Various cellular processes require the concerted cooperative action of proteins. The possibility for such synchronization implies the occurrence of specific long-range interactions between the involved protein participants. Bilayer lipid membranes can mediate protein–protein interactions via relatively long-range elastic deformations induced by the incorporated proteins. We considered the interactions between transmembrane peptides mediated by elastic deformations using the framework of the theory of elasticity of lipid membranes. An effective peptide shape was assumed to be cylindrical, hourglass-like, or barrel-like. The interaction potentials were obtained for membranes of different thicknesses and elastic rigidities. Cylindrically shaped peptides manifest almost neutral average interactions—they attract each other at short distances and repel at large ones, independently of membrane thickness or rigidity. The hourglass-like peptides repel each other in thin bilayers and strongly attract each other in thicker bilayers. On the contrary, the barrel-like peptides repel each other in thick bilayers and attract each other in thinner membranes. These results potentially provide possible mechanisms of control for the mode of protein–protein interactions in membrane domains with different bilayer thicknesses.
In this work, supported cellulose acetate (CA) mixed matrix membranes (MMMs) were prepared and studied concerning their gas separation behaviors. The dispersion of carbon nanotube fillers were studied as a factor of polymer and filler concentrations using the mixing methods of the rotor–stator system (RS) and the three-roll-mill system (TRM). Compared to the dispersion quality achieved by RS, samples prepared using the TRM seem to have slightly bigger, but fewer and more homogenously distributed, agglomerates. The green γ-butyrolactone (GBL) was chosen as a polyimide (PI) polymer-solvent, whereas diacetone alcohol (DAA) was used for preparing the CA solutions. The coating of the thin CA separation layer was applied using a spin coater. For coating on the PP carriers, a short parameter study was conducted regarding the plasma treatment to affect the wettability, the coating speed, and the volume of dispersion that was applied to the carrier. As predicted by the parameter study, the amount of dispersion that remained on the carriers decreased with an increasing rotational speed during the spin coating process. The dry separation layer thickness was varied between about 1.4 and 4.7 μm. Electrically conductive additives in a non-conductive matrix showed a steeply increasing electrical conductivity after passing the so-called percolation threshold. This was used to evaluate the agglomeration behavior in suspension and in the applied layer. Gas permeation tests were performed using a constant volume apparatus at feed pressures of 5, 10, and 15 bar. The highest calculated CO2/N2 selectivity (ideal), 21, was achieved for the CA membrane and corresponded to a CO2 permeability of 49.6 Barrer.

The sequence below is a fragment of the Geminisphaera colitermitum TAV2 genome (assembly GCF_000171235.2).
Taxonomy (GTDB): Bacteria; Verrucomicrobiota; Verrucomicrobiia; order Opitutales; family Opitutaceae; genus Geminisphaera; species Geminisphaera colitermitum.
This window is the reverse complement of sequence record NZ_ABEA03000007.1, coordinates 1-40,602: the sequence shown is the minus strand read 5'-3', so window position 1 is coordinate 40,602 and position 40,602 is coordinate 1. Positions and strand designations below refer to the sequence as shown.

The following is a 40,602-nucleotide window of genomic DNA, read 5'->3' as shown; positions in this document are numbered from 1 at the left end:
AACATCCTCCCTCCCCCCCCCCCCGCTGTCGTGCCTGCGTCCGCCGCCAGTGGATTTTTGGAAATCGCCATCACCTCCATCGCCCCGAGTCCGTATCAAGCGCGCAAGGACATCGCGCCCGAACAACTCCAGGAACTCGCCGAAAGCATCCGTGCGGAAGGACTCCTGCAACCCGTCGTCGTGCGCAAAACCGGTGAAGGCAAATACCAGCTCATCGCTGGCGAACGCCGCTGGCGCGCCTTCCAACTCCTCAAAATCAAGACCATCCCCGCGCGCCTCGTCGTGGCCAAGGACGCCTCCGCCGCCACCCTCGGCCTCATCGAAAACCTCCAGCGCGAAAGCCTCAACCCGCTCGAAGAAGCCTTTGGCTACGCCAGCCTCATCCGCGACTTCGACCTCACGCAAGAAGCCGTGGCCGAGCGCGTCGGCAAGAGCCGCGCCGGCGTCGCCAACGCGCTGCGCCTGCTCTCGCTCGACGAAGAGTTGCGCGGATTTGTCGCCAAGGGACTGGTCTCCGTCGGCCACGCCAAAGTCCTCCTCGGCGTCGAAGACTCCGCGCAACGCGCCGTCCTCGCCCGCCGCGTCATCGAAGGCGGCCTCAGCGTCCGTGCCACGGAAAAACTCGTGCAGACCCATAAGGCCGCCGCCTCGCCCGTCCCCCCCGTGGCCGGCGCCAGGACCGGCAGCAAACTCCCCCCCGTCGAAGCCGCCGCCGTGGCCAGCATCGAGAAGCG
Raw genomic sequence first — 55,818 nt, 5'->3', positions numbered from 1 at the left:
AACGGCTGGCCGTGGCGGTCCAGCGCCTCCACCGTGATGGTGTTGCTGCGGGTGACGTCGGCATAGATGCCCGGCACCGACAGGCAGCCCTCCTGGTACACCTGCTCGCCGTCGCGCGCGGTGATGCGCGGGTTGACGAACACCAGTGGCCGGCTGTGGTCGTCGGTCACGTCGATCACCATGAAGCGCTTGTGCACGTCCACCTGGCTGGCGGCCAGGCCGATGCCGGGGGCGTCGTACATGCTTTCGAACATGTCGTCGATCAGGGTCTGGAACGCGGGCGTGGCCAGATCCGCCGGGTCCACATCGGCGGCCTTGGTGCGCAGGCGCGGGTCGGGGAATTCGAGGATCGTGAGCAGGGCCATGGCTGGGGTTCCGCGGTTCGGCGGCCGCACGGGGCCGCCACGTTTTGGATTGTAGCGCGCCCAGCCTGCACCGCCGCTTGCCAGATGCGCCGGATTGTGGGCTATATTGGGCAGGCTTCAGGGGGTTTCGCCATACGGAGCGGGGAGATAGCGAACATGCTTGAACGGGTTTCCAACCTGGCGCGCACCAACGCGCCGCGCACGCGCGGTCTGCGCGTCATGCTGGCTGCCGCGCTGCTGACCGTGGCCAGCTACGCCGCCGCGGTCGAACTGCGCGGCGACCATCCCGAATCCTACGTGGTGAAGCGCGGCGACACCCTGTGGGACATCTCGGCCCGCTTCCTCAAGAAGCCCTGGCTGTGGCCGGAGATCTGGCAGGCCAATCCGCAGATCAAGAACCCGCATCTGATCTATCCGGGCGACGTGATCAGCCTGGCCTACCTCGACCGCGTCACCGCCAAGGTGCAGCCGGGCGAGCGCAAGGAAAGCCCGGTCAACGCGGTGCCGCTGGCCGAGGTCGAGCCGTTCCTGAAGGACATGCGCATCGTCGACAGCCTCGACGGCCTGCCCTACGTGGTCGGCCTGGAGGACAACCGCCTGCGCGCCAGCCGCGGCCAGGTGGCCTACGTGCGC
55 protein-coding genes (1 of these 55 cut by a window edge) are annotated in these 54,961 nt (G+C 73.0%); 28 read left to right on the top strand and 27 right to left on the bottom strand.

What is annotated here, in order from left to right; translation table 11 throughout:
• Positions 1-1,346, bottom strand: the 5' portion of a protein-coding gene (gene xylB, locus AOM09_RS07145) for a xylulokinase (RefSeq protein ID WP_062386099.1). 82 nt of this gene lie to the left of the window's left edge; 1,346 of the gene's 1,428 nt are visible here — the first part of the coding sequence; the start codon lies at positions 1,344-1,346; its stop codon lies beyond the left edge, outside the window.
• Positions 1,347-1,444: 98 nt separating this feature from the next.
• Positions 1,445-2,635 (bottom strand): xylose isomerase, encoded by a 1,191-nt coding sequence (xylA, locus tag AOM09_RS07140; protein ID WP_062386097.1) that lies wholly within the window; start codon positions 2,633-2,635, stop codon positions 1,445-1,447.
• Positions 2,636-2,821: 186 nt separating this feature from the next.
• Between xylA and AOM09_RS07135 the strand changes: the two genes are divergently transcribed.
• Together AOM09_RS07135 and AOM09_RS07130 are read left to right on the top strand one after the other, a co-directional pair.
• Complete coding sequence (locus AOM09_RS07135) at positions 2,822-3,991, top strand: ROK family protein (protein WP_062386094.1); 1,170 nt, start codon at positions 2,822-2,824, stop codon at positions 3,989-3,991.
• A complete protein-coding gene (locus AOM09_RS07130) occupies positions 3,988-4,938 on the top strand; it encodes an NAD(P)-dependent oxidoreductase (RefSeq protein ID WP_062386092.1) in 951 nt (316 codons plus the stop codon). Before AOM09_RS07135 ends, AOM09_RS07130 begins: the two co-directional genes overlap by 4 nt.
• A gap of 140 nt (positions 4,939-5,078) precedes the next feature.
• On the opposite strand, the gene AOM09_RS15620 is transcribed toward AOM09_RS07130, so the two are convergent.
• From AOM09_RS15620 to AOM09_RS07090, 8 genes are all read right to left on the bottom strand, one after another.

Among extracellular vesicles, exosomes have gained great attention for their role as therapeutic vehicles for delivering various active pharmaceutical ingredients (APIs). Exosomes “armed” with anti-cancer therapeutics possess great potential for an efficient intracellular delivery of anti-cancer APIs and enhanced targetability to tumor cells. Various technologies are being developed to efficiently incorporate anti-cancer APIs such as genetic materials (miRNA, siRNA, mRNA), chemotherapeutics, and proteins into exosomes and to induce targeted delivery to tumor burden by exosomal surface modification. Exosomes can incorporate the desired therapeutic molecules via direct exogenous methods (e.g., electroporation and sonication) or indirect methods by modifying cells to produce “armed” exosomes. The targeted delivery of “armed” exosomes to tumor burden could be accomplished either by “passive” targeting using the natural tropism of exosomes or by “active” targeting via the surface engineering of exosomal membranes. Although anti-cancer exosome therapeutics demonstrated promising results in preclinical studies, success in clinical trials requires thorough validation in terms of chemistry, manufacturing, and control techniques. While exosomes possess multiple advantages over synthetic nanoparticles, challenges remain in increasing the loading efficiency of anti-cancer agents into exosomes, as well as establishing quantitative and qualitative analytical methods for monitoring the delivery of in vivo administered exosomes and exosome-incorporated anti-cancer agents to the tumor parenchyma.